Lords Leave Many Issues Unresolved in Final Committee Sessions on the Medicines and Medical Devices Bill Part I: Cumberlege Review Recommendations

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This is the sixth of our posts looking at the main points of contention so far at Committee Stage in the House of Lords for the Medicines and Medical Devices Bill 2019-20.

[Part I available here, Part II available here, Part III available here, Part IV available here, Part V available here]

The final two sessions of the Lords Committee stage on the Medicines and Medical Devices Bill (taking place on the 17th and 19th of November) straddled many familiar issues raised in the previous five, but also visited the thorny issue of potential regulatory divergence with Northern Ireland. Patient safety once again dominated through debate on amendments aimed at inserting some of the Cumberlege Review Recommendations into the Bill and in discussion on the need to inform the public of known risks to health. Trust, transparency, and the concern around the breadth of powers conferred in the Bill were again addressed through discussion of consultation requirements and the removal of provisions relating to confidentiality.

This is the first of two posts looking at these final sessions. This post focuses on those points across the sessions that related to the Cumberlege Review recommendations. The second will look at regulatory divergence with Northern Ireland and issues surrounding consultation in the Bill.

Registries and Cumberlege Review Recommendations

Debate began with discussion on the clause 16 powers to create medical device information systems. Baroness Finlay’s amendment sought to make the creation of information systems a duty, not a discretionary power. She and others spoke to the need, as recommended by the Cumberlege Review, for device registries that collect greater detail and clinical information in order to ensure proper auditing and reporting of patient experiences. Lord Ribeiro highlighted the advantages of the National Joint Registry in flagging up problems with particular devices over others and in aiding clinical decision making. Again the amendments were opposed by Lord Bethell who said that the purpose of clause 16 information systems was to function as databases providing uniform information on devices, as opposed to gathering clinical information as a decision tool. He reiterated the Government’s commitment to the creation of information systems so changing the discretionary power to a duty was unnecessary. He also opposed Lord Lansley’s plea for a commitment to the Caldicott Principles in the Bill as a means of protecting data, arguing that this was unnecessary as this was expected in everyday practice.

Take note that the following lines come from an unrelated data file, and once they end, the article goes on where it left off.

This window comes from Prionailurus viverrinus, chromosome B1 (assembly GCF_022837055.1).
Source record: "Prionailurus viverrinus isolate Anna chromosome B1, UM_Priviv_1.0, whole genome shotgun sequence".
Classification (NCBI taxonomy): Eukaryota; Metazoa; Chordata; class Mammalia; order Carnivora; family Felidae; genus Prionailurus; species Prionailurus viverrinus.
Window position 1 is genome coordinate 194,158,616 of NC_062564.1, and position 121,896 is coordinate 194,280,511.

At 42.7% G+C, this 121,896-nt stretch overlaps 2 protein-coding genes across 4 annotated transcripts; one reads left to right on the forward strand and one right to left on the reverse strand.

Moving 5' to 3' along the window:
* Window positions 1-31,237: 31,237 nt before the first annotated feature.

Across both sessions Peers were at pains to introduce amendments to probe the Government for more information on their response to the Cumberlege Review and to push implementation of some of its key recommendations. These included amendments to create an Independent Patient Safety Commissioner (IPSC), a Taskforce to implement the Review recommendations, the introduction of a redress agency, and a specific scheme to address costs associated with injuries by patients who were the subject of the Review.  

“Houses of Parliament – UK” by susanfunk is licensed under CC BY-NC 2.0

The IPSC was a key recommendation in the Review, with Baroness Cumberlege arguing that it should be independent, have a statutory basis, and be responsible for listening to patients. Despite support across the House, Lord Bethell dismissed all amendments aimed at implementing the Review recommendations citing the need for time to respond more fully to the Review, stating that the Government did not see the IPSC as a “silver bullet”. He stressed that patients already had means of reporting adverse events through the Yellow Card System, seeming to worry that the creation of an IPSC would misdirect such reports away from this vital monitoring system. He also outlined in detail existing Government undertakings to improve patient safety and, in response to amendments to create a taskforce, stated that meetings with officials across healthcare and a programme with the MHRA to develop a culture of transparency and learning were also taking place. This received short shrift from Baroness Cumberlege who pointed to a lack of transparency on the outcomes of such meetings and a lack of direct Government response. Lord Hunt added, in his speech addressing the creation of a redress agency, that the examples of measures the Government said it has taken amounted to isolated incidents of best practice rather than a proper strategy for patient safety.